Generating Permutations and Derangements using Haskell

Implementing functions that generate permutations and derangements is like a baptism ritual for every Haskell newbie. So, let’s try to give implementations for the following four functions:

  • isPermutation – checks if a given list is a permutation of another
  • perms – generates the permutations of a given list
  • isDerangement – checks if a given list is a derangement of another
  • deran – generates the derangements of the list [0..n]

Task 1. Create a isPermutation function that takes two lists and returns True if the arguments are permutations of each other.

Solution 1. The function should take two lists of type a and return a Boolean, so its declaration should look like [a] -> [a] -> Bool. One implementation will be to iterate over the elements of the first list and check if each of these appears in the second list. In pseudo code the recursion will look like this:

  1. Take the first element in arg1
  2. If it does not exist, return False. If it exists in arg2, delete it.
  3. Apply steps 1 and 2 for the all but the first elements in arg1 and the rest of the elements in arg2

Note that if arg1 is a permutation of arg2 the two lists should have the same length each time we compare them.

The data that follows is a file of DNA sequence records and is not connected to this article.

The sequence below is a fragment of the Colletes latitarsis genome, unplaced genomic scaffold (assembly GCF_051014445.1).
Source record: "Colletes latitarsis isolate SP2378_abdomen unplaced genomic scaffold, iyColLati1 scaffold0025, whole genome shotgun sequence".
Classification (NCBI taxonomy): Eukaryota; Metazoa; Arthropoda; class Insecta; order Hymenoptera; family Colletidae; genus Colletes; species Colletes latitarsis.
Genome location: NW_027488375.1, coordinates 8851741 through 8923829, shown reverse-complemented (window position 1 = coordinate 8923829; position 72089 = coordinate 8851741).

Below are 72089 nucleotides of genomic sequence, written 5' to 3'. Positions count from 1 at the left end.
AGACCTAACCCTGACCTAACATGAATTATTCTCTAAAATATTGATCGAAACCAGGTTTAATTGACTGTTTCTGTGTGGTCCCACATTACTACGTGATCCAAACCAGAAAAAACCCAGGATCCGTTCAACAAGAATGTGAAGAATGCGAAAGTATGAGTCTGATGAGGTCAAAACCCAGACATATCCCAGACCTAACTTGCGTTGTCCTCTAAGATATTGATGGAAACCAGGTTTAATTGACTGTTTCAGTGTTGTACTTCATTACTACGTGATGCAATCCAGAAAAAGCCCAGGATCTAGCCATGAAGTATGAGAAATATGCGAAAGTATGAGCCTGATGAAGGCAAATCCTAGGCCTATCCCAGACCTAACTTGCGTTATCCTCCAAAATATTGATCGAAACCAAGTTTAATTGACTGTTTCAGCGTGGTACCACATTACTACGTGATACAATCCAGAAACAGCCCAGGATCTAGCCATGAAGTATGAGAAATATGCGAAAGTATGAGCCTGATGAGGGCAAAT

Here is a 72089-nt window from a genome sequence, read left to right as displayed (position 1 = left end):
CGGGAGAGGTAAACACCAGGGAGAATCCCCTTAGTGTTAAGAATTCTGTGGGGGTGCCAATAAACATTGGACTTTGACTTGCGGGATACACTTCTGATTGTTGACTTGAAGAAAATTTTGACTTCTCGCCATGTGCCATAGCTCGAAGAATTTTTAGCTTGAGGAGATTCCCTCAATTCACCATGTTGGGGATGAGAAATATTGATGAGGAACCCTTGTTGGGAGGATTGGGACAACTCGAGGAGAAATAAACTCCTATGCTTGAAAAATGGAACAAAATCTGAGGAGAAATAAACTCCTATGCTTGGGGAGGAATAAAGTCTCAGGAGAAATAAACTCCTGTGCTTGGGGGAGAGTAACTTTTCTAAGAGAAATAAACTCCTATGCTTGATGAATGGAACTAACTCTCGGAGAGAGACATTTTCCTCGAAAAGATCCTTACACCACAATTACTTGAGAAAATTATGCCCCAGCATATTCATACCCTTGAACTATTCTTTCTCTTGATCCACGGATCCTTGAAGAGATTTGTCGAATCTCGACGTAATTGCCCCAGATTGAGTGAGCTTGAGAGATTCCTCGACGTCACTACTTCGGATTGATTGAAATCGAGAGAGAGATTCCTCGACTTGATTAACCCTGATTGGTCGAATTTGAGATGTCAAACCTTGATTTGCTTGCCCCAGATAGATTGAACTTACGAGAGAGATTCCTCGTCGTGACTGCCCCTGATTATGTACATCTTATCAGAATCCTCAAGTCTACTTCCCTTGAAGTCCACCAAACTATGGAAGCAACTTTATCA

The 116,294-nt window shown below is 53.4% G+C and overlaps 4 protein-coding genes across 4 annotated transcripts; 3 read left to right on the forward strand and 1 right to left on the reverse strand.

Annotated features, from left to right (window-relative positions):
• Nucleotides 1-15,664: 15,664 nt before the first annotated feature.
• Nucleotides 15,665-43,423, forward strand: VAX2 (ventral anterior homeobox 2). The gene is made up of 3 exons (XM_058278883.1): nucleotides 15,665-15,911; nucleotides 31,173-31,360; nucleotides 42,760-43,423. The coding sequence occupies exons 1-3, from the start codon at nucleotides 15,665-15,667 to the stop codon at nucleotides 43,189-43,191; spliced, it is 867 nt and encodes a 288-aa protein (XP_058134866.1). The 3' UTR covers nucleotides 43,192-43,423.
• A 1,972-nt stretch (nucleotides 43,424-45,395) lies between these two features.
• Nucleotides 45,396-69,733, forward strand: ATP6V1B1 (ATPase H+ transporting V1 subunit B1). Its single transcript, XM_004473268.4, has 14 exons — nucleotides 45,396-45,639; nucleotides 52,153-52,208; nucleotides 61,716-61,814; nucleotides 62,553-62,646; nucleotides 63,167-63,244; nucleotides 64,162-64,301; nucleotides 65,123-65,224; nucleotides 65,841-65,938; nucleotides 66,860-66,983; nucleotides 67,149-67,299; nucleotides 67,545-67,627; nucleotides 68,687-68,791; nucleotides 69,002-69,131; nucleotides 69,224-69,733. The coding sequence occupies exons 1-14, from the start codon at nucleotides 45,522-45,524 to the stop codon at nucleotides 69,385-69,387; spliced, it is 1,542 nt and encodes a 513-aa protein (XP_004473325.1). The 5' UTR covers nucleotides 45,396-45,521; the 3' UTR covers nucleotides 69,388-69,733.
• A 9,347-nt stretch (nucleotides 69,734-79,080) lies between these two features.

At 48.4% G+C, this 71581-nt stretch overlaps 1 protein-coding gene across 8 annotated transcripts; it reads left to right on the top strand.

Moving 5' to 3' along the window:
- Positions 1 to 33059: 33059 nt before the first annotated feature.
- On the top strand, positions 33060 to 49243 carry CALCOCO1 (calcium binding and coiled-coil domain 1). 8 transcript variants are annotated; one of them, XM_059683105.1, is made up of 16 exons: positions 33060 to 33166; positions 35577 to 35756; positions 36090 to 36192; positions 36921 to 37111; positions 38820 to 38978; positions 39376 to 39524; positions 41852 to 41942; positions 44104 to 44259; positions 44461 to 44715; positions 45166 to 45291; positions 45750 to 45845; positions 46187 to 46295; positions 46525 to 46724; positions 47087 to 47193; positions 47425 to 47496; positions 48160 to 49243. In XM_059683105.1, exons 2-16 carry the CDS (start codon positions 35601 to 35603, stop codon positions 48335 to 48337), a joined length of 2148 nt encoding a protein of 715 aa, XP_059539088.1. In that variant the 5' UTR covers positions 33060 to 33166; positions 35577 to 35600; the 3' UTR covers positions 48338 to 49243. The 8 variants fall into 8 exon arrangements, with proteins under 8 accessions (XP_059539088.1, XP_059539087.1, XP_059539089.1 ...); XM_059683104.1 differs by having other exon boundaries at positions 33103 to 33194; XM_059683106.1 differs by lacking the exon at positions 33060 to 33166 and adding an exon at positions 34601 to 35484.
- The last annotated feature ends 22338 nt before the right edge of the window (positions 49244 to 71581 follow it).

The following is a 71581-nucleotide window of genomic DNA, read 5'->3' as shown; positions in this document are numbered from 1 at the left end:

isPermutation :: Eq a => [a] -> [a] -> Bool
isPermutation [] [] = True
isPermutation xs (y:ys) | length xs /= length (y:ys) = False
                        | otherwise = isPermutation (delete y xs) ys

Task 2. Create a function perms that takes a list with no duplicate elements and generates all permutations of that list.

Solution 2. The function has one parameter of type list and returns a list of lists, so its declaration should be [a] -> [[a]]. The suggested implementation uses list comprehension to iterate over each of the elements of the list and recursion to append the rest of the elements.

perms :: Eq a => [a] -> [[a]]
perms [] = [[]]
perms xs = [ i:j | i <- xs, j <- perms $ delete i xs ]

Task 3. Create a function isDerangement that takes two lists and checks if the second is a derangement of the first.

Solution 3. The function takes two lists and returns a Boolean, so its declaration should be [a] -> [a] -> Bool. The implementation below ensures that the two lists are permutations and applies additional constraint using the index helper function.

isDerangement :: Eq a => [a] -> [a] -> Bool
isDerangement [] [] = True
isDerangement xs ys = and [ x `elem` ys && (index x xs /= index x ys) | x <- xs ] where
      index n (x:xs) | n == x = 0
                     | otherwise = 1 + index n xs

Task 4. Create a function derangements that generates a list of all derangements of the list [0..n]

Solution 4. The function takes a single integer value and returns a list of lists of integers, so its declaration should be Int -> [[Int]]. The following example uses the perms and isDerangement functions and filters all generated permutations for which the isDerangement function returns True.

deran :: Int -> [[Int]]
deran n = filter (\ p -> isDerangement p [0..n-1]) (perms [0..n-1])

Leave a Reply

Your email address will not be published. Required fields are marked *